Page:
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Lessons from the Stupid States: Both Red and Blue States Have Compromised their Power Grids.

Idaho Power’s move away from coal need not cripple Idaho’s Power grid.

America’s electrical grid is one of our nation’s greatest achievements. Few people in history have enjoyed the regular delivery of electricity to all citizens. More than 3 billion people across the globe have either no electricity or very limited access to electricity. Those peoples are stuck in poverty and squalor. Yet in America, we every time we turn on the light switch the room is illuminated. The power grid fosters our prosperity. Our low energy costs make our economy boom, compared to most other places.

Yet American states are compromising the power grid with local regulations and foolish dreams. Our power grid is not increasingly fragile because states are decommissioning coal and natural gas plants, while also opposing many supposedly carbon-neutral, unreliable energy producers in their back yards. Small disruptions now yield rolling black outs and much higher costs.

Red states have generally lower costs—places like Kentucky and Utah pay about 10.5 cents per kilowatt hour for residential energy, while California and Massachusetts pay over 20 cents for the same energy.

How has this happened? Many states set targets for renewable energy. Iowa was the first such state, and its goals were modest. Wisconsin, Montana, Michigan, and Missouri aimed to generate 15% of their energy from so-called renewables. Blue states like California, Oregon, Nevada and Virginia have begun to push insane policies of generating 100% of energy from so-called renewables by 2040 or 2050.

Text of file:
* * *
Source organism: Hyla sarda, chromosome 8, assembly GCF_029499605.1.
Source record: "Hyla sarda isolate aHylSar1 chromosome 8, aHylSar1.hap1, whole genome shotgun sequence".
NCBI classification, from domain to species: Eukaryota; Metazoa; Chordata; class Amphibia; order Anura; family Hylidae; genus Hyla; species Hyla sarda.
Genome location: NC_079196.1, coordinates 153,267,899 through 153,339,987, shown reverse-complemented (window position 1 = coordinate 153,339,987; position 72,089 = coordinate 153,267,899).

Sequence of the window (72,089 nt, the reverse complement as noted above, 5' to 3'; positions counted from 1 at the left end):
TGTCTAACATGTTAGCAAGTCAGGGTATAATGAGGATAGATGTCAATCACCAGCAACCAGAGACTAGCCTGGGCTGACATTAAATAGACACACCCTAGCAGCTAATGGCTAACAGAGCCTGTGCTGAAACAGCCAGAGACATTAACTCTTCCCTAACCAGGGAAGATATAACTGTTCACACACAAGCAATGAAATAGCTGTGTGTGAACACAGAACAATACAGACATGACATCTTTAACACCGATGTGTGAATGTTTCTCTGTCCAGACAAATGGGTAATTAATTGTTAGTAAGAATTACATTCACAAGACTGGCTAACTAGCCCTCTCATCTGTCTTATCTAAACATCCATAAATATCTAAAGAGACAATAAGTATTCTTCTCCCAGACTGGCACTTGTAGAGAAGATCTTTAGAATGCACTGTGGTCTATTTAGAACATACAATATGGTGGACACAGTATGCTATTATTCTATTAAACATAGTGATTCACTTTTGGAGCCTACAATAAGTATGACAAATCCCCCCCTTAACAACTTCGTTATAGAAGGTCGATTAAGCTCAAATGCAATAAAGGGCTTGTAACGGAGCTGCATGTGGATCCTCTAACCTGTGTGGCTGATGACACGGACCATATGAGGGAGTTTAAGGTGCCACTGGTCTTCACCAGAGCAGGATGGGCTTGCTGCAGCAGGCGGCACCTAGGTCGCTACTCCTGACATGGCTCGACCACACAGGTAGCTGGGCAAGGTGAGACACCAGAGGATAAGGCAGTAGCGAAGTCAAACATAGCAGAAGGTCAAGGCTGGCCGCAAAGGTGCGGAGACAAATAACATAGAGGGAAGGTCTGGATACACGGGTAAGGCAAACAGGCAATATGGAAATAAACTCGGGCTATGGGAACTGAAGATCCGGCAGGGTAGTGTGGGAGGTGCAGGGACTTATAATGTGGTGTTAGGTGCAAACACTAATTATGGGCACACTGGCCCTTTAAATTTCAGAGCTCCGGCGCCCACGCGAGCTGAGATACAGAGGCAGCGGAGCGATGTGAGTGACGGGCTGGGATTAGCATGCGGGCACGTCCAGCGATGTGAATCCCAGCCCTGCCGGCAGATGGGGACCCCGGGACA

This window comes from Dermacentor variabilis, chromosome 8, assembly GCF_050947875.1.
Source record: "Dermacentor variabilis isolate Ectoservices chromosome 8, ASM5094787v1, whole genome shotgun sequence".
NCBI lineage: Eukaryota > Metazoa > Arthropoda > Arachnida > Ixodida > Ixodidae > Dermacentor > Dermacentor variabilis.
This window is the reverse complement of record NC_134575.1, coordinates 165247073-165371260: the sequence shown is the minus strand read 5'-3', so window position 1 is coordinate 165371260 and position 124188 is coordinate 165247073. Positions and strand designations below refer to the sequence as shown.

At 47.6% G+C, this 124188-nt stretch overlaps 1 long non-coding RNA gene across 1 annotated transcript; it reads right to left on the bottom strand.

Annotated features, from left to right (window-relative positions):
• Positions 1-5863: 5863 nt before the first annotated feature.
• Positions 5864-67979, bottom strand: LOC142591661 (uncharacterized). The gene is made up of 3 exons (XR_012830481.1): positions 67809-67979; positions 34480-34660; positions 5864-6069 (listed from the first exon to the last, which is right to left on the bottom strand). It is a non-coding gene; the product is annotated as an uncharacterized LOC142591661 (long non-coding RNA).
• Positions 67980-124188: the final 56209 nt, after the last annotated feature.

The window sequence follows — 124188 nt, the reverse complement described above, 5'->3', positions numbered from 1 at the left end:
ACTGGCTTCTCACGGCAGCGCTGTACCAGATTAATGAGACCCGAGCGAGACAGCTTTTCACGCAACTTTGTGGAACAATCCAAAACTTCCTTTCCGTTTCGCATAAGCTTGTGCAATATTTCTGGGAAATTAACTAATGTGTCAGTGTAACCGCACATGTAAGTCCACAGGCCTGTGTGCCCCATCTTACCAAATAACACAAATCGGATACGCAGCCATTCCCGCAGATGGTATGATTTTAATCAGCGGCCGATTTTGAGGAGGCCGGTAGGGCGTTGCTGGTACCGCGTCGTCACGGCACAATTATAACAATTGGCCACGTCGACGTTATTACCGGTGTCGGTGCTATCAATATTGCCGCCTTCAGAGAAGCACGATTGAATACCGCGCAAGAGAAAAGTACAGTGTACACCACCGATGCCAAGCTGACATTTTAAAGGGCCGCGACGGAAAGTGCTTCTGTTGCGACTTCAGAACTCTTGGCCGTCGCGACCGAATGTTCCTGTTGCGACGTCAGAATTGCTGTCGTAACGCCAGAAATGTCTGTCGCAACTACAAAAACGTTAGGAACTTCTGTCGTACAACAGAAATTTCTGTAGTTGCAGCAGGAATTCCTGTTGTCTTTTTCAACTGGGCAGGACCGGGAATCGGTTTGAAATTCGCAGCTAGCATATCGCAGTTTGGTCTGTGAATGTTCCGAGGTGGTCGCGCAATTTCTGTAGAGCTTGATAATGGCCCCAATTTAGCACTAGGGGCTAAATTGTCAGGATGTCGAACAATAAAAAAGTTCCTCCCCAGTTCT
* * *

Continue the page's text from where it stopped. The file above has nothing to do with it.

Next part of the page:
Two problems. First, this is impossible. Second, people do not like renewable power projects. More than 300 renewable projects have been spiked by public opposition since 2015. Local governments often stop such projects. This does not even take into account the ways in which regulators stymie projects and environmentalists delay and deter such projects through the courts. Yes, that is right: environmentalists oppose renewable energy projects. Why? They oppose America’s energy grid.

Many American states thus have a combination of impossible goals and a decreasing number of ways to meet them. This is a recipe for disaster.

Take Texas, one of the ultimate red states. Texas had not modernized or winterized its natural gas plants. There was a severe winter storm, which froze its wind turbines (which supply about 1/5th of Texas’s energy). Transmission lines were felled. Widespread blackouts proceeded. Many died. The disruption lasted days. Other states may soon have these problems. Rolling blackouts happened in 2022 in Arkansas, Indiana and Arizona (among red states) and are becoming common in blue states. Grid operators are issuing more and more warnings, and asking for policy changes. Power companies ask people to cut back on usage.

What is happening in Idaho? Idaho has not adopted any silly energy mandates, though some localities like Boise have.

Idaho Power, however, has announced plans to go away from coal energy. Currently, Idaho gets its power from a diverse set of sources. About 33%

comes from hydroelectric power, 12% from wind, 4% from solar and 2.5% from Geothermal—about 50% of Idaho’s power comes from so-called renewables. Coal and natural gas make up about 32% of Idaho’s

energy production, while the state buys about 17% of its energy on the open market.

Idaho Power is, however, inching away from coal. The share of Idaho’s power produced by coal has decreased from 39% in 2005 to 24% in 2022. It buys coal from sources out of state in Oregon, which is closing its plants. Idaho Power partly owns the Jim Bridger plants in Wyoming but those are converting from coal to natural gas in a few years. Its movement toward “no coal” by 2030 is part of a move to natural gas.

Pres. Barack Obama was once asked to summarize his foreign policy. “Don’t do stupid shit,” answered the author of our Libya invasion. Whatever.

Not doing stupid things is a good start when it comes to energy. So far, Idaho should learn a lesson from its old self. Stay away from public mandates on goals and prevent private companies from imposing the impossible, stupid dreams of the Green Lobby—who really want to take us back to the stone age—from bubbling up through the private sector too.


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